It’s hard to describe the thunder and wonder of Niagara Falls. There’s something about witnessing the equivalent of a million bathtubs of water per second crashing down into a steep basin. It makes you feel pretty small in the scheme of things. As amazing as this waterfall is, there’s plenty of other fantastic things to do in Niagara Falls, Canada.

Horseshoe Falls light show

Niagara Falls is even more impressive when seen up close. (Credit: Niagara Parks Commission)

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Things To Do In Niagara Falls Canada

While Niagara Falls is indeed a town in Canada (and the U.S.), the actual big deal falls – Horseshoe Falls lies on the Canadian side of the border. On the US side, you’ve got Bridal Veil Falls and American Falls. But besides gazing in awe at these wonders of nature (best viewed from the Canadian side), there’s plenty of other things to do in Niagara Falls Canada.

Taking in Niagara Falls is absolutely free. You can walk right up to the railing that separates we mere mortals from the fury and beauty that is Horseshoe Falls. This is a site that begs to be seen, being one of the seven natural wonders of the world, and all.

But you won’t be alone. This is Canada’s top tourist attraction, receiving over 10 million visitors a year, with the majority visiting in July and August. Expect steep parking rates, a carnival-like atmosphere and far too many souvenir shops. Once you know to anticipate fellow tourists, you’re sure to have a great time.

Note: Some attractions may be closed during COVID restrictions. Please check in advance and maintain proper public health protocols.

Hornblower Niagara Cruise

Venturing into the heart of the Niagara Great Gorge is pretty incredible. You’ll probably kick yourself if you don’t step aboard one of these two purpose-built catamaran boats aptly named Niagara Wonder and Niagara Thunder operated by Hornblower Cruises. Sometimes it pays to do the obvious tourist activity and this is one of those times.

Hoping on one of these 700-seat tour boats takes you as close as possible into the basin. Sailing past American Falls, Bridal Veil Falls and into the heart of the infamous Horseshoe Falls, this is your opportunity to experience the famed waterfall in a way that just wasn’t feasible until these boats came into existence.

The sheer volume of water that pounds into the basin produces a lot of spray. And I mean a lot. (20% of the world’s freshwater cascades into this gorge.) It’s that spray that’ll douse you, so be sure to wear waterproof mascara and not worry too much about your hair frizzing.

boat tour niagara falls

Always wear the poncho! (Credit: Hornblower Niagara Cruises)

Walk Behind the Falls

Besides the boat cruise and the viewing decks, you can also take in the falls from behind.  Located in the Table Rock Welcome Centre, Journey Behind the Falls is one of the most interesting ways to get up close and personal with this feat of nature.

You begin by taking an elevator down 45 metres (150 ft.). Interestingly, this elevator was carved through the bedrock over a century ago. It deposits you at the foot of several tunnels that lead 1/3 of the way behind the mighty Horseshoe Falls.

The waterfall begins 13 storeys above where you’ll stand. Along viewing platforms, you can take in these massive sheets of water as they tumble down (over 2,800 cubic meters of water every second), traveling 65-kilometres per hour!

Be sure to check out the history of how this attraction came into being via the exhibits lining the cavernous tunnel walls. Here’s a tour you can take from the American side – that includes Journey Behind the Falls. 

horseshoe falls viewing platform

Most folks don’t realize they can get this close to one of the 7 wonders of the natural world. (Credit: Niagara Parks Commission)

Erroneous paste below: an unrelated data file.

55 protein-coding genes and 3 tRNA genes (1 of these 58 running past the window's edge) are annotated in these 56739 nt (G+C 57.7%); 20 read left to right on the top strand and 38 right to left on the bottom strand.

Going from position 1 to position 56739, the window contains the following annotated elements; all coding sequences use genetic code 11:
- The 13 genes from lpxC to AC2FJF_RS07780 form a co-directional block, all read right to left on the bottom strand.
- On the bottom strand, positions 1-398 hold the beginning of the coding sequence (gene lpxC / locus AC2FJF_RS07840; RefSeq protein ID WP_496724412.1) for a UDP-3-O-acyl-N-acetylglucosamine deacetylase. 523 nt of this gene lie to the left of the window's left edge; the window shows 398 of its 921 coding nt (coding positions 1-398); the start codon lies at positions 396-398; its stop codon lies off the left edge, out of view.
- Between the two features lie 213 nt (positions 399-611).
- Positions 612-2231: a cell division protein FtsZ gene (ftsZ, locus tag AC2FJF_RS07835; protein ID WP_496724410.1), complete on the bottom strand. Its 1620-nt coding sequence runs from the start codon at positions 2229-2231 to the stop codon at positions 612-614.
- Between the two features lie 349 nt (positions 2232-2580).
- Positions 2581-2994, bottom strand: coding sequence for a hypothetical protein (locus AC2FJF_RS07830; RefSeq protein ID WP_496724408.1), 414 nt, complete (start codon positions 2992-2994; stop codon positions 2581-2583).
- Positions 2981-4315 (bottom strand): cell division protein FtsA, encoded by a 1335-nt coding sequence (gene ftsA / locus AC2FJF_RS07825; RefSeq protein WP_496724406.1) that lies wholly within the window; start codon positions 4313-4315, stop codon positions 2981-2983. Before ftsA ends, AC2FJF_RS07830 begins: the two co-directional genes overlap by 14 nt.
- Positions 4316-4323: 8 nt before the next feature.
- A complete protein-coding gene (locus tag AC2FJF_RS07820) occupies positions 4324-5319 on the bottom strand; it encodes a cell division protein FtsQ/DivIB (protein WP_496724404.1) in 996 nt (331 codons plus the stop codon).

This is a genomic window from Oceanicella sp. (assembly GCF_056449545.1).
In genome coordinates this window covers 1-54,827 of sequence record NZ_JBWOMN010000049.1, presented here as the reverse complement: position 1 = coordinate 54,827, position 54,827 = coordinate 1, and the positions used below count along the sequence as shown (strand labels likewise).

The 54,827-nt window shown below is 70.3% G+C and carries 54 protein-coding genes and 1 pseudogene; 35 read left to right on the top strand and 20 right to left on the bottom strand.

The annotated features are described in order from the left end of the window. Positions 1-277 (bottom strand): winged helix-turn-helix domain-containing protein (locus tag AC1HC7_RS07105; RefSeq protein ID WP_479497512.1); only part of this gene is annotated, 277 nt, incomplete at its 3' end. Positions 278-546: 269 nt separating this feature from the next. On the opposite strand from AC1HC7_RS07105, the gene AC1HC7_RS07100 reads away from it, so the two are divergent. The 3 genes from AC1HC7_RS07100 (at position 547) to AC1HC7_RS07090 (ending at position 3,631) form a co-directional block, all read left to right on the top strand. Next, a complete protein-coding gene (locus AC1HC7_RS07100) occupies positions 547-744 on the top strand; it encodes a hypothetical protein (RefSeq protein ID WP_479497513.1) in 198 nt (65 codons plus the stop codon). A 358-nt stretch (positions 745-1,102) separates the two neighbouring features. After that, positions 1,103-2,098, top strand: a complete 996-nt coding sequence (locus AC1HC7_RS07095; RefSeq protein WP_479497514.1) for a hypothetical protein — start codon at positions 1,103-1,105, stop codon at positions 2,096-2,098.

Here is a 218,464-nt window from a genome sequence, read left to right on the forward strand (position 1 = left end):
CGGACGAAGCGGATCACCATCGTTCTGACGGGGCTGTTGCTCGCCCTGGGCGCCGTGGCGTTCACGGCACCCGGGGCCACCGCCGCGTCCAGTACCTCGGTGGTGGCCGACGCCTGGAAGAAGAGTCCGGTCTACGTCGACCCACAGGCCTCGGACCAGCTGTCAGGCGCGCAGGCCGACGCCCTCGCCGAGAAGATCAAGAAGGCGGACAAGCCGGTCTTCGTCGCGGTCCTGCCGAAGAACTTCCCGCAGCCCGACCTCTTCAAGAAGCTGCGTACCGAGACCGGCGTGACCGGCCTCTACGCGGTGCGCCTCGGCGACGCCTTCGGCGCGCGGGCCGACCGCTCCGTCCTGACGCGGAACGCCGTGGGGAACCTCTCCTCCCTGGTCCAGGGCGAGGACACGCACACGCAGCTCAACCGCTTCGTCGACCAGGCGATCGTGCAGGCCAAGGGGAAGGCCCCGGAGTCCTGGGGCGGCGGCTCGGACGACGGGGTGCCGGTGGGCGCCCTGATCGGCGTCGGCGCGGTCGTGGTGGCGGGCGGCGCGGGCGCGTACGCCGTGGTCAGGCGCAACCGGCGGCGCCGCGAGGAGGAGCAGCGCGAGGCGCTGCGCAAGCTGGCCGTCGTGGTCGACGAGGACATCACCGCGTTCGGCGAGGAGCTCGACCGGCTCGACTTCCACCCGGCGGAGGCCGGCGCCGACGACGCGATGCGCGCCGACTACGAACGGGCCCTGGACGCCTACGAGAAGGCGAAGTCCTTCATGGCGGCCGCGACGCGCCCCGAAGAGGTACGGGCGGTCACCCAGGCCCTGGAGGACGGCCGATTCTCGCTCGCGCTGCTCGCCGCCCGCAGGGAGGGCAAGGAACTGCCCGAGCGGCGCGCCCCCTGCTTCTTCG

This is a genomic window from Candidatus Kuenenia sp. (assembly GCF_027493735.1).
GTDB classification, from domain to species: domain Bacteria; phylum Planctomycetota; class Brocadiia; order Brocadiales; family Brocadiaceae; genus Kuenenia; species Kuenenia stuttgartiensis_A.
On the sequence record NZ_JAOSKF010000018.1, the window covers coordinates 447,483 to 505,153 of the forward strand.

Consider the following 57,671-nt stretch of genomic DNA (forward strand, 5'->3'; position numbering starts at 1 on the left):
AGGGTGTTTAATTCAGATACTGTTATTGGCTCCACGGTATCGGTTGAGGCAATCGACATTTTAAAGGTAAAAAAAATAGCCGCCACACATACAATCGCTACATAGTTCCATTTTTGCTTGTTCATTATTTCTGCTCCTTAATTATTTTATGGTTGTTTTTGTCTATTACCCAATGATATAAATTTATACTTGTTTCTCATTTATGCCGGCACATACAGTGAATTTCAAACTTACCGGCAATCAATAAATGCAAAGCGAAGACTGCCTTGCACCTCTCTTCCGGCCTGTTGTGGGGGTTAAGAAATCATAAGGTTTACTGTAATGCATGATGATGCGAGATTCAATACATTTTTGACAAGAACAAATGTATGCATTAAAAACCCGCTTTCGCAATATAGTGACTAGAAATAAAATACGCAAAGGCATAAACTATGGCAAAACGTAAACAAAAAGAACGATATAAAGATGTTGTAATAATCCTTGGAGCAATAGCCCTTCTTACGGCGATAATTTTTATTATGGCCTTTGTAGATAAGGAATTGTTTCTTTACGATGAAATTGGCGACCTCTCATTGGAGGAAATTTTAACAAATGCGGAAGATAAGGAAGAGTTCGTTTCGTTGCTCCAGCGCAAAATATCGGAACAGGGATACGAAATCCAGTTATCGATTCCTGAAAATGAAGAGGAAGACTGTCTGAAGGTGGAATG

Tip: It’s quite cool down here, so it’s wise to bring a sweater.

Niagara’s Fury

This sensory experience tells the story of the fall’s creation from the last Ice Age. After stepping into a chamber encircled by a 360-degree screen, the multimedia show begins with temperature drops, a simulated blizzard, and plenty of water  – just in case you didn’t get soaked on the Hornblower Cruise.

Luckily, rain ponchos are handed out before Niagara’s Fury begins, but wearing them is up to you. If you’ve got kids, they’re sure to get a kick out of the animated beaver who narrates the story behind this natural history phenomenon. They won’t even realize they’re getting an educational experience.

 

Fallsview Indoor Water Park

When you want to purposefully get wet, head to Fallsview Indoor Water Park. Boasting 16 waterslides (some 6-stories high), a wave pool, outdoor activity pool and two adult’s only supersized Jacuzzis, there’s truly something for all ages here. For kids, there’s a play area and jungle beach playhouse. Refuel or wet your whistle from the Planet Hollywood Beach Club menu.

niagara falls water park

You might not think to pack your bathing suit when visiting Niagara Falls, but you should! (Credit: Fallsview Indoor Water Park)

Fireworks

An annual summer fireworks display is the highlight of each evening. The festivities begin around 9pm, and if you’re not zip lining, your next best observation point is along the Niagara Parkway railing.

Note: Fireworks may be on hold due to provincial restrictions limiting social gatherings during COVID-19.
Things To Do In Niagara Falls Canada

Even if you’ve had a long day, it’s worth it to see the fireworks at night. (Credit: Niagara Parks Commission)

Clifton Hill

You may want to avoid it or you may wish to run straight towards this tourist promenade. If you’re looking for souvenirs, carnie food and games or general all round entertainment, you’ll want to make a beeline for Clifton Hill. Here’s its top attractions:

Note: Some attractions may be closed during COVID restrictions. Please check in advance.

Niagara SkyWheel

You’ve likely looked up at or across to the falls, but seeing them from above literally takes it to new heights. While it may look like a ferris wheel, the SkyWheel is actually 42 climate-controlled gondolas that rise 175 feet above the Falls, delivering some pretty epic views.

Niagara Speedway

Spread out over 4-acres, you can go up to 32 km/hr at this go-kart course. Unlike your typical go-kart course, this one is elevated and is the largest elevated coaster-styled track in North America. Elevated ramps and hair-pain curves are sure to get the adrenaline pumping.

Mini Golf